The final design allows users to quickly find, for example, a high-protein meal containing less than 400 kcal. However, I did not anticipate that the card may be a bit too large for small and medium-sized phone screens, and resizing it would make the numbers too small or too cramped to read comfortably. Therefore, I created an alternative version tailored for smaller screens. The "large" version will be used in the "daily deals" section, where it can attract more attention. When designing, I made sure that my design utilized an 4-point grid and a logical auto-layout, which would facilitate the implementation of the application by developers on any phone size.

I used 32 points of distance to space out the most categorically different elements like list of ingredients, macros or action buttons.

24p spacing is used here to space out navigation elements like bottom navbar and back arrow. On other screens, without back arrow, there is 24p of space between status bar and the first text element. There are two reasons for 24p space between the item image and its name.

1) It provides visual match between a large image and title (that is also 24p in size).

2) It prevents an issue of a longer name going too close to the fav button.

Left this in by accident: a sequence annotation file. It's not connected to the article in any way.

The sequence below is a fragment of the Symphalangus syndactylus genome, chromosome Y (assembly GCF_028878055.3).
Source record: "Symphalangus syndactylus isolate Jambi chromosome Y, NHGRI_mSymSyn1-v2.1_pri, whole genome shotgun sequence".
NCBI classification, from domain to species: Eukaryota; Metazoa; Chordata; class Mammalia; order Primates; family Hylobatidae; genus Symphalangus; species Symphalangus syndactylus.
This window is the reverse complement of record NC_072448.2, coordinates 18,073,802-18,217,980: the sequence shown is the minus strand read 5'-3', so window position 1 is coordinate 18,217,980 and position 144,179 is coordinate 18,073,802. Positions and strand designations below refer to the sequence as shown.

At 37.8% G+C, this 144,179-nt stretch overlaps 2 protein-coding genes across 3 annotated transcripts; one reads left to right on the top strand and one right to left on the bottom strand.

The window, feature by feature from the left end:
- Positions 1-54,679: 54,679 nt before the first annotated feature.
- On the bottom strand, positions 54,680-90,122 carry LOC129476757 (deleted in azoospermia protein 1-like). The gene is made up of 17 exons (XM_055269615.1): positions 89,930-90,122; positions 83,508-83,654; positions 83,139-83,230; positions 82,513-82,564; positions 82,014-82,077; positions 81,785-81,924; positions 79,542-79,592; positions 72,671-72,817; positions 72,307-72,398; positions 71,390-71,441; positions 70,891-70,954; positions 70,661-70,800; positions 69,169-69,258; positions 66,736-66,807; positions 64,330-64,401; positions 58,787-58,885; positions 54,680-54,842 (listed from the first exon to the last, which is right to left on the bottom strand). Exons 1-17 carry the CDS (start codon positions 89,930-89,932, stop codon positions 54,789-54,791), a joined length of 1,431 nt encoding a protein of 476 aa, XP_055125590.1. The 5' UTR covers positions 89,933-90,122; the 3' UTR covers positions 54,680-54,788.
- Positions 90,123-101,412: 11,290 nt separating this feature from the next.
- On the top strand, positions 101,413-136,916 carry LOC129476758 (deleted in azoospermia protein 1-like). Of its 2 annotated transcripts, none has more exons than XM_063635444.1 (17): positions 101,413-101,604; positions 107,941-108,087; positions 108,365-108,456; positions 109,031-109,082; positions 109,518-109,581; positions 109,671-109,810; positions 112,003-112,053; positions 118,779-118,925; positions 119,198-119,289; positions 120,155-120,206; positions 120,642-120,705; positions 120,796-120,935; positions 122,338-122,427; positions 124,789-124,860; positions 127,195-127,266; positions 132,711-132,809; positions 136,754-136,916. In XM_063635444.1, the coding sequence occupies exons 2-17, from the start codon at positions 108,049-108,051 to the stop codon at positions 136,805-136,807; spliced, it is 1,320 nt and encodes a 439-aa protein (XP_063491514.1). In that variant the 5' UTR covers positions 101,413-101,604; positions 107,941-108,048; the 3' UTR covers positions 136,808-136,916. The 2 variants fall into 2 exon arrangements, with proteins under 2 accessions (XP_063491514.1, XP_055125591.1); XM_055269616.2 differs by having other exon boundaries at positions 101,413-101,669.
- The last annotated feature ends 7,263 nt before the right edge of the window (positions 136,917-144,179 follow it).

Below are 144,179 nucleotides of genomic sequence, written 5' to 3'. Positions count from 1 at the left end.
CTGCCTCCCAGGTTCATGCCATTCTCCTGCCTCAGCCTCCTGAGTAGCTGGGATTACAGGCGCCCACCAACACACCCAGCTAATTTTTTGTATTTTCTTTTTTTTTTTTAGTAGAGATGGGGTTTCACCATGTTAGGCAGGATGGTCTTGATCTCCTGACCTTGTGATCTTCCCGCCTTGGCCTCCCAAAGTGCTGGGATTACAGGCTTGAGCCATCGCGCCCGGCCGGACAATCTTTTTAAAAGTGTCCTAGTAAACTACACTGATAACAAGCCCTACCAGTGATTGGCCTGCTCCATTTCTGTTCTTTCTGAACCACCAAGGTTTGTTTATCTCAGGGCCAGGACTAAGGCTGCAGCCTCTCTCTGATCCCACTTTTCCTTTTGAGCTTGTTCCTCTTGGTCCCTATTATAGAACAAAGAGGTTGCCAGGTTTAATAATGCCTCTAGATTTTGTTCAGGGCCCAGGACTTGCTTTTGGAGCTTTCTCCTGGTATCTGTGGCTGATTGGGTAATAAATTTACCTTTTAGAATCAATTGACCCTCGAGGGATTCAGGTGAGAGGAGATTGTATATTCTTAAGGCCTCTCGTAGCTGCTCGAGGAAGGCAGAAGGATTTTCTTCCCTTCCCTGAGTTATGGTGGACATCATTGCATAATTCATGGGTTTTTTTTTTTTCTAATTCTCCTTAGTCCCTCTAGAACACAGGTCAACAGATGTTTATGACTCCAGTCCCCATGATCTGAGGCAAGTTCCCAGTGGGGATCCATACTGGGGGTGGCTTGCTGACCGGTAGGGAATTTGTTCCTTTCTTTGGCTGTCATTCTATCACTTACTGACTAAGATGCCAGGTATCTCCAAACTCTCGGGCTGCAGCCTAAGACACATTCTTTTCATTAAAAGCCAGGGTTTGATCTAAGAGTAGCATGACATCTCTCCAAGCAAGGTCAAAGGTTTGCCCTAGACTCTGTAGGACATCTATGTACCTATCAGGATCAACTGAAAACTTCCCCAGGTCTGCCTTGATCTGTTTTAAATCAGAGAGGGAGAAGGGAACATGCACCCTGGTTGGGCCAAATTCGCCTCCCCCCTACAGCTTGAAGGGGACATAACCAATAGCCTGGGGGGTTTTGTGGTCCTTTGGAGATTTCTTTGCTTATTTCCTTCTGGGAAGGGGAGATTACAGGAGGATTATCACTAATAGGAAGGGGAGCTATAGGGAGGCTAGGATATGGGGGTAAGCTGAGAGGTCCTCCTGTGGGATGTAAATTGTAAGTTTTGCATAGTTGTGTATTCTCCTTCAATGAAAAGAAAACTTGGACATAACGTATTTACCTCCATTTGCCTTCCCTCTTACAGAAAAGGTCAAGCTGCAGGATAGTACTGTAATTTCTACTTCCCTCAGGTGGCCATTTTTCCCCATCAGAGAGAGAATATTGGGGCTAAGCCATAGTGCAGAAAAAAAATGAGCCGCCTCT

Also, a quick word about the fav button - by placing it halfway on the image, the design grants more visual interests without obscuring the image too much and thus sacrificing another visually interesting element.

When two parts of the design serve similar meaning, I used 16p of spacing like between the name and its description. This number is also used for margins to let the design “breathe”.

Finally, 8p of spacing is used to create a distance between objects that have the same meaning. Like the icons for tabs and their names.

I used similar rules throughout the whole concept of this app. I have to point out that because each screen serves a different purpose in guiding the user, I reevaluated what spacings made the most sense for each screen individually. For example in the cart section, I used spacing as big as 64p to divide the price section, nutritional value and delivery time as they are even more different in this context.

I would also like to highlight the bottom navbar - this trendy solution improves the experience of browsing through the app. Its placement makes it easy to tap using your thumb, and the option to quickly switch tabs allows users to effortlessly go back and forth. The user could for example look at the total nutritional value of items in their cart and instantly return to Lunch section to add another item.

Other feature I would like to showcase is how I designed the Search tab.